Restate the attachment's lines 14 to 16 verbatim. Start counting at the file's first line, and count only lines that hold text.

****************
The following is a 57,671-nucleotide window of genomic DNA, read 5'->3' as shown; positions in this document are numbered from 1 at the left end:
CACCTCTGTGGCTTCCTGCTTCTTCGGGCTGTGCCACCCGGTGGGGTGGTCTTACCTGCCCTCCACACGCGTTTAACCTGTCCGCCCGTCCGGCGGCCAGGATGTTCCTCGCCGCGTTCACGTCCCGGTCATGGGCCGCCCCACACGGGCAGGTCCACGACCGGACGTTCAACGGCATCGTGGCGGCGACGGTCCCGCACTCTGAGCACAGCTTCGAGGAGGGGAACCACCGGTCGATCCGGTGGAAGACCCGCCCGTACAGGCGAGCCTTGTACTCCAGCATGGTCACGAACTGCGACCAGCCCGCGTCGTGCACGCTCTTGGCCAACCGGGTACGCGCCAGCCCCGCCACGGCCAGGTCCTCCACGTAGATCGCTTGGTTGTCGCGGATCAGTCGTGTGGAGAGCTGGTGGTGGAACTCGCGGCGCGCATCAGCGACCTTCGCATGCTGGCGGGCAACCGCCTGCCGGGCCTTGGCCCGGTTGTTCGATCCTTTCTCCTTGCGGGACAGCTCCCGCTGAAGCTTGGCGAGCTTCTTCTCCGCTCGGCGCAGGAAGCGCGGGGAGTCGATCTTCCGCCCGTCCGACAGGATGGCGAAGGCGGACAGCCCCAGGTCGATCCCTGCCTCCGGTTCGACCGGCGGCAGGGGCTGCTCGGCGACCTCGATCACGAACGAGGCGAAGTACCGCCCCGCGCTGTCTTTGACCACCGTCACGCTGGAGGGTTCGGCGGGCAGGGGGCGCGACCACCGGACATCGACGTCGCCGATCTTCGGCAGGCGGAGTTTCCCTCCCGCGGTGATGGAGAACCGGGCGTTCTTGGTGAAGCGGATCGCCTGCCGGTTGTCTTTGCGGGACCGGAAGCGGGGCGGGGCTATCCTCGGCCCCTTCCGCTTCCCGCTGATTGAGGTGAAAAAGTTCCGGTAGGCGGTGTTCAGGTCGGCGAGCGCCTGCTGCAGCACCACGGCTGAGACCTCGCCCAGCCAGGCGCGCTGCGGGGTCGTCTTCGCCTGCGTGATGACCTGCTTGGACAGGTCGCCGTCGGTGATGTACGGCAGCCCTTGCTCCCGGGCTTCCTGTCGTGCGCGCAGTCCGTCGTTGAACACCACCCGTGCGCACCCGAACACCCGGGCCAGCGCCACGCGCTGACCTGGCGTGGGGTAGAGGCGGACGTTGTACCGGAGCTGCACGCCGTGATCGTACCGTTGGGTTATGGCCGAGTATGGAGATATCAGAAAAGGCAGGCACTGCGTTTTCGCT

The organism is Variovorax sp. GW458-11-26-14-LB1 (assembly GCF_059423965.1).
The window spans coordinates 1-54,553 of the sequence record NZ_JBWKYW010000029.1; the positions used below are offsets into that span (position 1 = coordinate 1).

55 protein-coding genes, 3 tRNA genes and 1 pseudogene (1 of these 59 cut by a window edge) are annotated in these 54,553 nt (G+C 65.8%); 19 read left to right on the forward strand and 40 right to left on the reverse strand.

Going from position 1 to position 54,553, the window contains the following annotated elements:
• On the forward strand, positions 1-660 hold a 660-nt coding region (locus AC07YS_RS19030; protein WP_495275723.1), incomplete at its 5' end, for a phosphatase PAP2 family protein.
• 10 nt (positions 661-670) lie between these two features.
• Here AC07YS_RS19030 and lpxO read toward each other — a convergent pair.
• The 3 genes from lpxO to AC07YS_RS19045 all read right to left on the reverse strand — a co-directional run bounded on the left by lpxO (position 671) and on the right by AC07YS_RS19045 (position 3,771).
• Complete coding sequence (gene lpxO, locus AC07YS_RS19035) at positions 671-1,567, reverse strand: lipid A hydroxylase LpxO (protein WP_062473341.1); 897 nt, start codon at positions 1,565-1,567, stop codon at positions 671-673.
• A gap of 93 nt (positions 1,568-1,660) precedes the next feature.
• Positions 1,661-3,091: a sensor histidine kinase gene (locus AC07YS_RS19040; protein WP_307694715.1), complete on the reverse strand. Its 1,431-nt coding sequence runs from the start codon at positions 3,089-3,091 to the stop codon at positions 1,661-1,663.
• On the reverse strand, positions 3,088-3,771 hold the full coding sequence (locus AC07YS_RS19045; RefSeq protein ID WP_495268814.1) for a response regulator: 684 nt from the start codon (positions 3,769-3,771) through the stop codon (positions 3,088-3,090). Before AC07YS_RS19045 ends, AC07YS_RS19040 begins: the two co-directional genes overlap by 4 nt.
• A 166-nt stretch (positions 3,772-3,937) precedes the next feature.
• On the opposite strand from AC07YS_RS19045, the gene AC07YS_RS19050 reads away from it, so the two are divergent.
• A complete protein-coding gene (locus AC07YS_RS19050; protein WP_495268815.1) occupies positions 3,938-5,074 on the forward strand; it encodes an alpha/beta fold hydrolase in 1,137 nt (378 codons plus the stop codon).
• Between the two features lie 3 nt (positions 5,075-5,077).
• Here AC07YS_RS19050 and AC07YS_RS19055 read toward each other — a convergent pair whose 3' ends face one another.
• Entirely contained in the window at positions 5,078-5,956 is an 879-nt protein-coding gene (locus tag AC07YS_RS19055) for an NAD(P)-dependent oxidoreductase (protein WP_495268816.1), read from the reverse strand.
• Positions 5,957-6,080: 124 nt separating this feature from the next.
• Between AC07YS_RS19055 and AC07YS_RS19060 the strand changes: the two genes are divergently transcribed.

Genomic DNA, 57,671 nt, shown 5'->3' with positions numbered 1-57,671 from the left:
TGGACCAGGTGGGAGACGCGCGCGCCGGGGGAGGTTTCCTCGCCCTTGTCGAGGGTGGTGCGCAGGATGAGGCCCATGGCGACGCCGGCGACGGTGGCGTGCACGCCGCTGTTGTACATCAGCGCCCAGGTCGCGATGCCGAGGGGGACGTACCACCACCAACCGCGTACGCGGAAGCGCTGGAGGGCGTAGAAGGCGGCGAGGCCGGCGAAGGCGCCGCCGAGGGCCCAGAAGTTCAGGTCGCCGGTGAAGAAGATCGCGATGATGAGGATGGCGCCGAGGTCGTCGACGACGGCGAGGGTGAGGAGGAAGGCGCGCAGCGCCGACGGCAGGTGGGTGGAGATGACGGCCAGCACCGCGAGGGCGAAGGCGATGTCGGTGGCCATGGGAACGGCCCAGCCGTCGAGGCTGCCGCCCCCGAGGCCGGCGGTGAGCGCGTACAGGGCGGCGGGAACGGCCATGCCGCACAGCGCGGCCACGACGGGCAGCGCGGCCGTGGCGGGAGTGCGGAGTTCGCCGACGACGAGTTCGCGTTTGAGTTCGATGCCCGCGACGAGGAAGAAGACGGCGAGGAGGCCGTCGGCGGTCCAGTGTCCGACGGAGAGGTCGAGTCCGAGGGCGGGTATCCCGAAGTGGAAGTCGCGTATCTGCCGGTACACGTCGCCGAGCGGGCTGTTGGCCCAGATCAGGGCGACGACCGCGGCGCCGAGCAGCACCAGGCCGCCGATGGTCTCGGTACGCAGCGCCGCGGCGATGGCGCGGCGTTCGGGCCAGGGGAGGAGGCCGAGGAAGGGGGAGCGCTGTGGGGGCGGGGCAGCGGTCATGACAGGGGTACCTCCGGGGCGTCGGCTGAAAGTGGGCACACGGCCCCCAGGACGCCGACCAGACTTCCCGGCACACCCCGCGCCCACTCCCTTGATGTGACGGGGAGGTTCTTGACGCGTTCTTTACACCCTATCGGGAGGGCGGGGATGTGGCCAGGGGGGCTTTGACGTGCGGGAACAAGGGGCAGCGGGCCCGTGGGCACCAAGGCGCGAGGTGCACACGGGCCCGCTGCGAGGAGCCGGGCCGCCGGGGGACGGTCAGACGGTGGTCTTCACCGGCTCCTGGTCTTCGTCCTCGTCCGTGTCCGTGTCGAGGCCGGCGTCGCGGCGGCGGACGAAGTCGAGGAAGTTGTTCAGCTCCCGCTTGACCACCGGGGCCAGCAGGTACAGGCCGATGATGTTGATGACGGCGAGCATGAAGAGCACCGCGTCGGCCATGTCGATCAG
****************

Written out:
• On the reverse strand, positions 3,088-3,771 hold the full coding sequence (locus AC07YS_RS19045; RefSeq protein ID WP_495268814.1) for a response regulator: 684 nt from the start codon (positions 3,769-3,771) through the stop codon (positions 3,088-3,090). Before AC07YS_RS19045 ends, AC07YS_RS19040 begins: the two co-directional genes overlap by 4 nt.
• A 166-nt stretch (positions 3,772-3,937) precedes the next feature.
• On the opposite strand from AC07YS_RS19045, the gene AC07YS_RS19050 reads away from it, so the two are divergent.